Addressing Two Commonly Unrecognized Sources of Score Instability in Annual State Assessments
|Publication date||February 2011|
|publication pdf||Addressing Two Commonly Unrecognized Sources of Score Instability in Annual State Assessments|
Phillips contends that there are two unrecognized sources of error variance in statistics based on state testing data that contribute to score instability: (a) increased error due to sampling of students, or design effects, and (b) error due to equating. Changes in psychometric practice to manage these sources of error variance can increase the ability to detect real change and draw meaningful inferences. The issues and the recommendations for increasing score stability are described in detail.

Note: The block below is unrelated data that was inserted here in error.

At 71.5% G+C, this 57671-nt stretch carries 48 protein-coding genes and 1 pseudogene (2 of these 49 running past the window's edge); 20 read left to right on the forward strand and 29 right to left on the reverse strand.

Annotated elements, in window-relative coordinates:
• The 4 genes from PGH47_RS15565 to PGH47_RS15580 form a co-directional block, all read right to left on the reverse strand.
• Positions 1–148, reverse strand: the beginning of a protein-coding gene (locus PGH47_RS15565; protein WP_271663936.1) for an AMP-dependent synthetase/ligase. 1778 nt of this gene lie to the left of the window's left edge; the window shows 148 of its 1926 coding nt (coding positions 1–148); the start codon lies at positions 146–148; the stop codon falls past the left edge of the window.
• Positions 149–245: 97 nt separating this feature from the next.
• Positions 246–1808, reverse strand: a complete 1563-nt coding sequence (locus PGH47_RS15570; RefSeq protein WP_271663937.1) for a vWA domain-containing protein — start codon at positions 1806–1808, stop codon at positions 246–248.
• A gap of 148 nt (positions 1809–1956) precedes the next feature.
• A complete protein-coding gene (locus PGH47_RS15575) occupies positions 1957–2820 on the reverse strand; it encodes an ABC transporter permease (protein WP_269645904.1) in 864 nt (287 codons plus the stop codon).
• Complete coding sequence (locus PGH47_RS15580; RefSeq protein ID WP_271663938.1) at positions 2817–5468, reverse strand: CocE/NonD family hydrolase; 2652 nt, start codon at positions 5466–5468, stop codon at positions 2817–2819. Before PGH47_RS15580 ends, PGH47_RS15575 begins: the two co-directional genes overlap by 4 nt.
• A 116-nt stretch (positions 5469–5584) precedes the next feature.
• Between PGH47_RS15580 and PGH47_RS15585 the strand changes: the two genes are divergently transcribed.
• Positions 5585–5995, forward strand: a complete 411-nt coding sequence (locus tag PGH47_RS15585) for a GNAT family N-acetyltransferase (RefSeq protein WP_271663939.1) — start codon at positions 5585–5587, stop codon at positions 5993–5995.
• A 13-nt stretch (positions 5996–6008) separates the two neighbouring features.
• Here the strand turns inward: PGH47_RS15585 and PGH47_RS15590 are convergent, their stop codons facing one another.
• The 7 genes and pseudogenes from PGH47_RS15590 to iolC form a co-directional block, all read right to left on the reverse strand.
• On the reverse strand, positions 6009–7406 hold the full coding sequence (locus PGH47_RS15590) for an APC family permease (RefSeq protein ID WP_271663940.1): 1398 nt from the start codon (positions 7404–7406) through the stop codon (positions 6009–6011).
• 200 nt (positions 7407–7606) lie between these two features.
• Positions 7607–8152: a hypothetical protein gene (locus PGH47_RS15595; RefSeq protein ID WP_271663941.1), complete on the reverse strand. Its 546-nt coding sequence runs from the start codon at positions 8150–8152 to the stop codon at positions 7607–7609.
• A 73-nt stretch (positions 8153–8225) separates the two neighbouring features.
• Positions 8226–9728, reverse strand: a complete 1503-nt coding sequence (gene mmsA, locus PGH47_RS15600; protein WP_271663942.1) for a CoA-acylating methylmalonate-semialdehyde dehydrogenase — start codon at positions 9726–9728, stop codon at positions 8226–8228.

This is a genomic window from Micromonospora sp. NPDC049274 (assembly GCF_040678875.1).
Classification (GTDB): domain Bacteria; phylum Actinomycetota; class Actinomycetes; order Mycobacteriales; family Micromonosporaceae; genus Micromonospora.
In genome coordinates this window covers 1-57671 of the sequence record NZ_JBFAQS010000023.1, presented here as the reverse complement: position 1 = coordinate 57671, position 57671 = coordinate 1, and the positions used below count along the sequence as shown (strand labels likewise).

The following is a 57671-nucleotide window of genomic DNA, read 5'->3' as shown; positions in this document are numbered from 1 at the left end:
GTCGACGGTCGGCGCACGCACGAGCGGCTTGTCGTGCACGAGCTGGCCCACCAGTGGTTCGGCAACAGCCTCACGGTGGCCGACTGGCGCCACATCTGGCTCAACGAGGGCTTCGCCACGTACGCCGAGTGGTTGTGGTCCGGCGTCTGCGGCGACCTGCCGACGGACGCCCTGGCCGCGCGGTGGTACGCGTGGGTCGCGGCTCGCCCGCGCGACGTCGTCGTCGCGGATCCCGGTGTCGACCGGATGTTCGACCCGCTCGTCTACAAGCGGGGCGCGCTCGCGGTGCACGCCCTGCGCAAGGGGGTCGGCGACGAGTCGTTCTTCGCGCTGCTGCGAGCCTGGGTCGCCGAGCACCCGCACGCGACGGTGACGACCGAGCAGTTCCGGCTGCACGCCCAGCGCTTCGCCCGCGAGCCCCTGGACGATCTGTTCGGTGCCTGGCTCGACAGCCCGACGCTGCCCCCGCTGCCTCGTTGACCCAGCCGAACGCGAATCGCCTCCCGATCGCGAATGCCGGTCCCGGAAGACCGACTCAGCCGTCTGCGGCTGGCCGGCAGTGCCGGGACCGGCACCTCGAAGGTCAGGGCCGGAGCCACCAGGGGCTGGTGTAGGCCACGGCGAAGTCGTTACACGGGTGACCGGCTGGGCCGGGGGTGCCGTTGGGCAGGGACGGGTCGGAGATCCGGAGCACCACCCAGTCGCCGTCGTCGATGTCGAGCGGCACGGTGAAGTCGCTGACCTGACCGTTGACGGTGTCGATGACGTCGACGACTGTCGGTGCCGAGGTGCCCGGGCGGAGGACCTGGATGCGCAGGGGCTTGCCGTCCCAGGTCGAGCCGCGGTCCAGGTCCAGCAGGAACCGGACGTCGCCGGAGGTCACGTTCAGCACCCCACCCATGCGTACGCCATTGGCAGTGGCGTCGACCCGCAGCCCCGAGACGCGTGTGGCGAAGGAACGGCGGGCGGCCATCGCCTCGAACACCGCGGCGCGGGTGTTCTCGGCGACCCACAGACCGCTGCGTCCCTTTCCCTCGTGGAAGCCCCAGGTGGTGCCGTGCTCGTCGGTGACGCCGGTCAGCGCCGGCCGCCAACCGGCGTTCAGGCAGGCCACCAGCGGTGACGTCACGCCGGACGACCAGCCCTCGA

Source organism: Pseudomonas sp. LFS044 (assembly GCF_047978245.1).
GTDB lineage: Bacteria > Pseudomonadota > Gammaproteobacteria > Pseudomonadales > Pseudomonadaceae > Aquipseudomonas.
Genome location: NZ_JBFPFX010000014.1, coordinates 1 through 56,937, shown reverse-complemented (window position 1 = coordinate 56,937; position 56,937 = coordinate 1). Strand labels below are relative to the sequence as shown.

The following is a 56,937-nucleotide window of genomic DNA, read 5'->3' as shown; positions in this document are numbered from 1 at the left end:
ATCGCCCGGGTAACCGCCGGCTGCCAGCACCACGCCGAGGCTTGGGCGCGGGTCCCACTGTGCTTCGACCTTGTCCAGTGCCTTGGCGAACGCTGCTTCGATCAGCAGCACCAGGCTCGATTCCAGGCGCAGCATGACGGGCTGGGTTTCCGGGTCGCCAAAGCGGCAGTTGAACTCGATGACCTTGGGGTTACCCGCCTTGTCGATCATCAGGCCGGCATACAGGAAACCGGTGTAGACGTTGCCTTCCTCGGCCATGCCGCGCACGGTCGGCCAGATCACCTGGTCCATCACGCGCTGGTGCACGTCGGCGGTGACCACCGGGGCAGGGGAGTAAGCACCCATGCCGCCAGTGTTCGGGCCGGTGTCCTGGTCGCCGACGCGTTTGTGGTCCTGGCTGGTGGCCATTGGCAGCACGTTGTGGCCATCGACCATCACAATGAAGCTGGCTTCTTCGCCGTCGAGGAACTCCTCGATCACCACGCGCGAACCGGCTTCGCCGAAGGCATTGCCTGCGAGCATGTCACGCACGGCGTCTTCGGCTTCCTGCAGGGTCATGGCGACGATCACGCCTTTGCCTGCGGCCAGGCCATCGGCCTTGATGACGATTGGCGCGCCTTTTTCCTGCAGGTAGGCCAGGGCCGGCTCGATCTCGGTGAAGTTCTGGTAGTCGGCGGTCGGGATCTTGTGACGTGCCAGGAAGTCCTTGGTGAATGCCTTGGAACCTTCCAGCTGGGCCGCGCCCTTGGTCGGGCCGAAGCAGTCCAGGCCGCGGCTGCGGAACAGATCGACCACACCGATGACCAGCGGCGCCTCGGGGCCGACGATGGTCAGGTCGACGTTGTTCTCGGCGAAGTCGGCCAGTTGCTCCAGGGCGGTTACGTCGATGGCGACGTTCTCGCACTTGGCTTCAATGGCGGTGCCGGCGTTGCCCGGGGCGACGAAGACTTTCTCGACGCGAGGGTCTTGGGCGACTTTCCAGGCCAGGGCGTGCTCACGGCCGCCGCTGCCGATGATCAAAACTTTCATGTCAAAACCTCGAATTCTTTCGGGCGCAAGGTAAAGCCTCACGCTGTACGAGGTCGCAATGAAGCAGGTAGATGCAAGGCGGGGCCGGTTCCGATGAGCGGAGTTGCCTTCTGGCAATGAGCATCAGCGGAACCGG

Phillips has presented several staff development sessions for TILSA members about these sources of instability and training on statistical software necessary for identifying and controlling for these sources of error, and he has conducted a NCME pre session (2011) on this topic.
- ProgramNational Conference on Student Assessment (NCSA)
- ProgramEarly Childhood Education (ECE)
- ProgramEnglish Language Development Assessment (ELDA)
- ProgramEnglish Learners (EL)
- ProgramFormative Assessment for Students and Teachers (FAST)
- ProgramSocial Studies Assessment, Curriculum, and Instruction (SSACI)
- ProgramTechnical Issues in Large Scale Assessment (TILSA)
- PublicationAlignment and the States: Three Approaches to Aligning the National Assessment of Educational Progress with State Assessments, Other Assessments, and Standards